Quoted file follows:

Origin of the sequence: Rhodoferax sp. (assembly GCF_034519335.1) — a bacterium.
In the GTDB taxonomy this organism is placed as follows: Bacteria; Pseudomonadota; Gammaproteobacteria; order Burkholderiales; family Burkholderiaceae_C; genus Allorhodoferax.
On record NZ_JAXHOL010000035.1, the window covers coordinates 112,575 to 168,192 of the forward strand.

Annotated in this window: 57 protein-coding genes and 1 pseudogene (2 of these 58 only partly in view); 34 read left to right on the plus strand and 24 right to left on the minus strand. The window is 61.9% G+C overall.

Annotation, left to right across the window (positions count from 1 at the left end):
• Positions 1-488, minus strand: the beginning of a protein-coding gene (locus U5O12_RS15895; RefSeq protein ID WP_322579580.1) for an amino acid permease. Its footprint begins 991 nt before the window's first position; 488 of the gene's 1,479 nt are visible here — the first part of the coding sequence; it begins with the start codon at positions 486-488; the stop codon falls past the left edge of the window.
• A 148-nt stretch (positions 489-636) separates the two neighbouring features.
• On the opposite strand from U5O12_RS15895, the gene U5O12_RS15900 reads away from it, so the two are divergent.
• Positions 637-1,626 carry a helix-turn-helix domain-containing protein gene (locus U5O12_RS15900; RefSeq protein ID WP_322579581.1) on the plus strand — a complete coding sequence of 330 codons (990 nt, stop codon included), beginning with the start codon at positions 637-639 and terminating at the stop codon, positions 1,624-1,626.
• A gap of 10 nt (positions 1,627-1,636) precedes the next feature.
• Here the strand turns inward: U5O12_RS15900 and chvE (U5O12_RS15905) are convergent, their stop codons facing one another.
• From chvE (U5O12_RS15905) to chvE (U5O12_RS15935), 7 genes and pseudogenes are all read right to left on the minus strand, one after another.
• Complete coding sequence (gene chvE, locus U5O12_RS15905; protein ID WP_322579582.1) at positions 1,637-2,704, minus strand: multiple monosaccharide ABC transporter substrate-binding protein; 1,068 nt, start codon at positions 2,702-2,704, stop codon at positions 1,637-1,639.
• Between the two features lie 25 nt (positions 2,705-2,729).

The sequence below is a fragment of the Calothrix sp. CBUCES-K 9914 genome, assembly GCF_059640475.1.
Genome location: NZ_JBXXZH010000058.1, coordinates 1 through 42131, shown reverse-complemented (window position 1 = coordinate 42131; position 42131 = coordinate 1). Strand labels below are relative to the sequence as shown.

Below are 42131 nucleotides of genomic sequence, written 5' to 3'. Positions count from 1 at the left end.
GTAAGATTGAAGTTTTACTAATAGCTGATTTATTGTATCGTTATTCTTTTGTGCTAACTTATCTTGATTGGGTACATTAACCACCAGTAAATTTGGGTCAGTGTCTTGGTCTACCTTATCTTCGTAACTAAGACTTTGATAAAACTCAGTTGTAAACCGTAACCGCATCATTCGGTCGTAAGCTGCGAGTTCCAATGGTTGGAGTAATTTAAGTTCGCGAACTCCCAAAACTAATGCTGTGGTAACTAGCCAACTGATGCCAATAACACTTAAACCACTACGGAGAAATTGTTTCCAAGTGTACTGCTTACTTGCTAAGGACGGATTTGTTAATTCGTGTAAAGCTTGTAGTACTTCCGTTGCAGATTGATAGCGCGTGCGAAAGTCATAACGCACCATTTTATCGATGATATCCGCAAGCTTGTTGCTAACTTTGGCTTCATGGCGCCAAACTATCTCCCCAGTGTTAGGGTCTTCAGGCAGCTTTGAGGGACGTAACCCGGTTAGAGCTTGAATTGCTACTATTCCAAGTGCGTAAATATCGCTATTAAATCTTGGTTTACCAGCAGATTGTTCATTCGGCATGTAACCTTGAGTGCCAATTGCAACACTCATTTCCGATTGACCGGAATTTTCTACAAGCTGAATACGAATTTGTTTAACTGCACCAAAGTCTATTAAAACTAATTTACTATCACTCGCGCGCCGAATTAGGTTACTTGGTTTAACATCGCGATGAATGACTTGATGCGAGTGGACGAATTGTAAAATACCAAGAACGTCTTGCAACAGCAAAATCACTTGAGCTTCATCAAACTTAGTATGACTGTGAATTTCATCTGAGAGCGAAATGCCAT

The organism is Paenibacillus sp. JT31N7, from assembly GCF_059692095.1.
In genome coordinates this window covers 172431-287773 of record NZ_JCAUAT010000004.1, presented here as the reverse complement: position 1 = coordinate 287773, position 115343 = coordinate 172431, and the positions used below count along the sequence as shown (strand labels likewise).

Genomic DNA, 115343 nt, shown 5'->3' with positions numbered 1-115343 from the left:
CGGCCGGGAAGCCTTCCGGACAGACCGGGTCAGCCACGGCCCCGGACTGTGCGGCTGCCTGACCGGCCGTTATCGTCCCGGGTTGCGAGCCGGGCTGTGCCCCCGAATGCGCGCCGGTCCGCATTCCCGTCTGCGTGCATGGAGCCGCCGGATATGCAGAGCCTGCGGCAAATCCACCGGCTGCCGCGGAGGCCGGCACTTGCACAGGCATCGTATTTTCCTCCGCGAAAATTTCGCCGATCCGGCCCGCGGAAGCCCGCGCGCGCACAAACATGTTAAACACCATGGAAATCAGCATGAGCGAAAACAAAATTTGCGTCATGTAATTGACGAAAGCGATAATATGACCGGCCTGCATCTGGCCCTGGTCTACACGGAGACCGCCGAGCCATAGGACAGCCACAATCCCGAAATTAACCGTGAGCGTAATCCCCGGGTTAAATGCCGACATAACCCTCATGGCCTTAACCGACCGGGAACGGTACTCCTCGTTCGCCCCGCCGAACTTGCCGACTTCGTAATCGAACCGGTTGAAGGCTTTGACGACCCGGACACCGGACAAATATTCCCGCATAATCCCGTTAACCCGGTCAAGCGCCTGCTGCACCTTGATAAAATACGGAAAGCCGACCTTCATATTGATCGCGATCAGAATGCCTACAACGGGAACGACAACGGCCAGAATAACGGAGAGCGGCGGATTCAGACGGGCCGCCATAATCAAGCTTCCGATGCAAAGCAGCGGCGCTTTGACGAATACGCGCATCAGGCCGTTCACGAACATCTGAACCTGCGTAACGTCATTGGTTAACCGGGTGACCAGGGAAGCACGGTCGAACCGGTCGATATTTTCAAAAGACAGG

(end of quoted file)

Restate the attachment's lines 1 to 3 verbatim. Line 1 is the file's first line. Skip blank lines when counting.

Origin of the sequence: Rhodoferax sp. (assembly GCF_034519335.1) — a bacterium.
In the GTDB taxonomy this organism is placed as follows: Bacteria; Pseudomonadota; Gammaproteobacteria; order Burkholderiales; family Burkholderiaceae_C; genus Allorhodoferax.
On record NZ_JAXHOL010000035.1, the window covers coordinates 112,575 to 168,192 of the forward strand.